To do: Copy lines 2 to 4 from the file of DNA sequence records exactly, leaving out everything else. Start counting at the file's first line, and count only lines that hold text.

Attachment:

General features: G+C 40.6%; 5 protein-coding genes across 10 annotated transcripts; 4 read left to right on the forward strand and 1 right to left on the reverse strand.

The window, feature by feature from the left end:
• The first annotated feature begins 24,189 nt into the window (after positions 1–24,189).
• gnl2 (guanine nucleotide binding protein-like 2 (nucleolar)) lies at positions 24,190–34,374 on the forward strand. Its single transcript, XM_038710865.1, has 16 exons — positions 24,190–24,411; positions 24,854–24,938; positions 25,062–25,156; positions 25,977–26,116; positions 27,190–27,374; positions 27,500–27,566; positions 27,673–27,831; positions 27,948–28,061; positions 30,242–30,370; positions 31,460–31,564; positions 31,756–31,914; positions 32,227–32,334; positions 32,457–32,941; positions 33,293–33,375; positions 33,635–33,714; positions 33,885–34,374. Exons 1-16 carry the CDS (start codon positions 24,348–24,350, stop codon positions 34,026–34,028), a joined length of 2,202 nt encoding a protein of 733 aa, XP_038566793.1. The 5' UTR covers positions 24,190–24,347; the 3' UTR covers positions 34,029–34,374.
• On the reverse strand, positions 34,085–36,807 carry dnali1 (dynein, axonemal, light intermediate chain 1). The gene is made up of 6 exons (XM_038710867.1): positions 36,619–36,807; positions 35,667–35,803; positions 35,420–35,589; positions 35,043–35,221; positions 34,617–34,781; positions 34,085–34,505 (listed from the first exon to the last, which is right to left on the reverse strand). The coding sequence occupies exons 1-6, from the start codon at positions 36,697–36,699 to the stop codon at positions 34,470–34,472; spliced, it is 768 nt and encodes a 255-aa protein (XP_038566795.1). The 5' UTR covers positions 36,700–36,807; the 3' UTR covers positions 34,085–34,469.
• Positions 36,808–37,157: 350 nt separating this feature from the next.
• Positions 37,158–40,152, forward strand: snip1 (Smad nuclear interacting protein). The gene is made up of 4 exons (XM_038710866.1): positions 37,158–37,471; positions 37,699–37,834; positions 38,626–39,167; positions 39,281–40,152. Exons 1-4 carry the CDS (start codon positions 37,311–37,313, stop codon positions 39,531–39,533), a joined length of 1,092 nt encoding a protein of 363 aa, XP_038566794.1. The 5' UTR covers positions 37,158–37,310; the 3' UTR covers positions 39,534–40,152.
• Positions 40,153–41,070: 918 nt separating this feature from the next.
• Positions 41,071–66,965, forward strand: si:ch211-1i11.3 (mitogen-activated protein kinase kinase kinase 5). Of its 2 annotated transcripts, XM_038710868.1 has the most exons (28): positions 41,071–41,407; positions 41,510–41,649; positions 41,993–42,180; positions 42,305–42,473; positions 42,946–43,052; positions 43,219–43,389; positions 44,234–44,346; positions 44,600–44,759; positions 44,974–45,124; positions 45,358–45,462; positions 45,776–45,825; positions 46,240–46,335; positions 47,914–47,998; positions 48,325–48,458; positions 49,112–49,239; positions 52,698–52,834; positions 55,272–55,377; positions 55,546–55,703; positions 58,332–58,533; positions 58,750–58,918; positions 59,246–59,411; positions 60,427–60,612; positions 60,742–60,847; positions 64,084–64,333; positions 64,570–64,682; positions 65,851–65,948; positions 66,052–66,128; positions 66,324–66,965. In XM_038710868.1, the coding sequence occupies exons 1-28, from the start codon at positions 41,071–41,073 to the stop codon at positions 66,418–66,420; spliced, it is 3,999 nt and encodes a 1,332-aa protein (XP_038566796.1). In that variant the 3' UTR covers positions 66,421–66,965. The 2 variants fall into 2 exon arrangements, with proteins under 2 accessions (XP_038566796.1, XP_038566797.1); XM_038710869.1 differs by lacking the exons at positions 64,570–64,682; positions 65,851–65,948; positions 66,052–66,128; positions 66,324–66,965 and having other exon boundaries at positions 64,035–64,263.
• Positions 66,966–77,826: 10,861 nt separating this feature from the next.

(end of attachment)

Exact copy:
The window, feature by feature from the left end:
• The first annotated feature begins 24,189 nt into the window (after positions 1–24,189).
• gnl2 (guanine nucleotide binding protein-like 2 (nucleolar)) lies at positions 24,190–34,374 on the forward strand. Its single transcript, XM_038710865.1, has 16 exons — positions 24,190–24,411; positions 24,854–24,938; positions 25,062–25,156; positions 25,977–26,116; positions 27,190–27,374; positions 27,500–27,566; positions 27,673–27,831; positions 27,948–28,061; positions 30,242–30,370; positions 31,460–31,564; positions 31,756–31,914; positions 32,227–32,334; positions 32,457–32,941; positions 33,293–33,375; positions 33,635–33,714; positions 33,885–34,374. Exons 1-16 carry the CDS (start codon positions 24,348–24,350, stop codon positions 34,026–34,028), a joined length of 2,202 nt encoding a protein of 733 aa, XP_038566793.1. The 5' UTR covers positions 24,190–24,347; the 3' UTR covers positions 34,029–34,374.